Campus greek life continues inclusion efforts

A discussion last week focused on issues with the community embracing diverse members.

Isabella Murray

Because many participants in University of Minnesota greek life undergo a formal recruitment process and pay expensive membership dues, some believe it to be an exclusive community.
 
 
But members say that while theirs is not an unwelcoming place for minority students, it could do more to be inclusive of students of all sexual orientations and races. 
 
 
At a public discussion  held at the University last week, members of the greek community focused on the system’s issues with embracing diverse membership.
 
 
At the University, 85 percent of the greek life is white, and 1 percent hails from outside the U.S., according to a 2015 demographic report.
 
 
“Fraternity and sorority life has made some room for diversity in membership … [but] I think we have work to do on how inclusive the environments are for those diverse members,” said Keith Garcia, a coordinator for the Office for Fraternity and Sorority Life who identifies as a racial minority and a member of the LGBTQ community.
 
 
At last week’s forum — called “Tongues Untied: The Intersection of LGBTQIA and Greek Life” — the discussion included issues of identity in fraternities and sororities as well as inclusivity for people of color and those who identify as LGBTQ.
 
 
In October, a number of campus greek councils sponsored a discussion about toxic masculinity and social stereotypes in greek culture.
 
 
“You still have … members of an organization that have an issue with someone being openly gay in a fraternity,” said Nathan Bakken, who is president of both the Multicultural Greek Council and Delta Lambda Phi, a fraternity founded in 1987 by and for gay, bisexual, transgender and progressive men.
 
 
Bakken said that while he’s content with the perception of greek life on campus as a social space filled with events and community building, he believes members and nonmembers alike should continue to tackle some of the system’s deep-rooted problems of racial and sexual discrimination and hostility.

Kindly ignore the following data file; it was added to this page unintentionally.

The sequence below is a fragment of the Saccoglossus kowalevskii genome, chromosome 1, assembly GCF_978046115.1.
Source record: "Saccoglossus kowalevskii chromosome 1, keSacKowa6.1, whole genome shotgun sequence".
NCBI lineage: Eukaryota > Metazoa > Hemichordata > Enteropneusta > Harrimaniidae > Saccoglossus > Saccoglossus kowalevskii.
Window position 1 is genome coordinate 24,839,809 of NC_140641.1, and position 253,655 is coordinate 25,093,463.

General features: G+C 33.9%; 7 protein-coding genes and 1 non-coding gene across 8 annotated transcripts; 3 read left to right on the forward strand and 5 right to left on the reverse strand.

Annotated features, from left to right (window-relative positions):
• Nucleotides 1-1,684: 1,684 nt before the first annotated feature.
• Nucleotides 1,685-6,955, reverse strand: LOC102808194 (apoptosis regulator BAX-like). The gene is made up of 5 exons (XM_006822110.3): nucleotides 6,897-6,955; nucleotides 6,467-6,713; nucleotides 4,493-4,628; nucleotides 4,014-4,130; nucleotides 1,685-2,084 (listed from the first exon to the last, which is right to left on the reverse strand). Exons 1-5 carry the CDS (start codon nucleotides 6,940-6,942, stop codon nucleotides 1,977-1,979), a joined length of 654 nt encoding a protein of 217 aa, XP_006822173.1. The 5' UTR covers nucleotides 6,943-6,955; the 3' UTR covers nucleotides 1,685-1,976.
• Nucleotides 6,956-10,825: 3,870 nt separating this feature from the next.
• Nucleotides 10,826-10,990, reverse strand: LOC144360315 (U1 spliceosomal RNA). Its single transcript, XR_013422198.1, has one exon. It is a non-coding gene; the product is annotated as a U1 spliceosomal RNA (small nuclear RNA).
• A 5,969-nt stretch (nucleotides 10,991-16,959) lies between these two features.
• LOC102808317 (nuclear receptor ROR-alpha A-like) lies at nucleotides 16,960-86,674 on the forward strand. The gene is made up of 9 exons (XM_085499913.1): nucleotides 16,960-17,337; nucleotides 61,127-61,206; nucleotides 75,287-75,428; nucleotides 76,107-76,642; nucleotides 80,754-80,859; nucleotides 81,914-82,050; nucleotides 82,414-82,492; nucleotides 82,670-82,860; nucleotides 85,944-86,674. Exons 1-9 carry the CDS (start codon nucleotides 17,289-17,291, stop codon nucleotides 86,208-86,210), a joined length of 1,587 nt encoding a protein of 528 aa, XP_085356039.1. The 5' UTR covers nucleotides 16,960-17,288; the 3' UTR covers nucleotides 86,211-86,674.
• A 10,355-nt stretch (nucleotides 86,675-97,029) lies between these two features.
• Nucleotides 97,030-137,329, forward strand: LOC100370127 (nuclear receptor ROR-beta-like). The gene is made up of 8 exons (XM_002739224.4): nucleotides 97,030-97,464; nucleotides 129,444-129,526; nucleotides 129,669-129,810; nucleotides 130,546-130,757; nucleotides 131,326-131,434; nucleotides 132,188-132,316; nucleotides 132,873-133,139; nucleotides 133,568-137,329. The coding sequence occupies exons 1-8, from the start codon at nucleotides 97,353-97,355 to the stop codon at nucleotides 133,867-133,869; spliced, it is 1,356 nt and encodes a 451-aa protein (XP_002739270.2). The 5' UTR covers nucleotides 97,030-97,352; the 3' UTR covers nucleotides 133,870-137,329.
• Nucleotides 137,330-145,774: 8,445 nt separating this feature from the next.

“I’m guessing there have been some issues with someone not receiving a bid at a fraternity because of their sexual orientation,” he said.
 
 
Rutika Padsalgikar, a first-year student and member of the Gamma Phi Beta sorority, said she believes the University’s range of greek councils — among them historically black and LGBTQ chapters — shows that the community is working toward diversity.
 
 
Padsalgikar, who was born in Belgium but is of Indian heritage and grew up in Australia, said the University’s greek system provided her with the sense of belonging in college.
 
 
“I wanted a sense of home away from home and people that I could count on and count as sisters,” Padsalgikar said. “I’ve had nothing but the best experiences.”
 
 
Senior Saron Theodros said she similarly found her niche in a sorority in the fall of 2014 when she joined Alpha Kappa Alpha, a campus chapter started by African-American women. She now serves as its president. 
 
 
Theodros said many members experienced issues of racial discrimination on campus and that the sorority serves as a place they can gather with like-minded people.
 
 
“I noticed that a lot of the girls and I had a lot of similarities and the same struggles,” she said, “So having their support is really important.” 
 
 
Bakken said he has seen progress towards inclusivity on a national scale. When he attended a fraternal leadership conference earlier this month in Indianapolis, he said he had nothing but positive experiences with greek council colleagues.
 
 
“The executive leaders of all the other councils treated me like I was one of their own, basically. There was no issue with me 
being an openly gay man,” he said.
 
 
In recent years, several national fraternity and sorority chapters and greek umbrella organizations have officially passed nondiscrimination policies. 
 
 
However, Garcia of the University’s Office for Fraternity and Sorority Life said more work needs to be done to carry out those sweeping initiatives locally.
 
 
“These are huge, strong messages,” Garcia said. “Their arrival in those spaces at the local level may not always match the rhetoric from the national level.”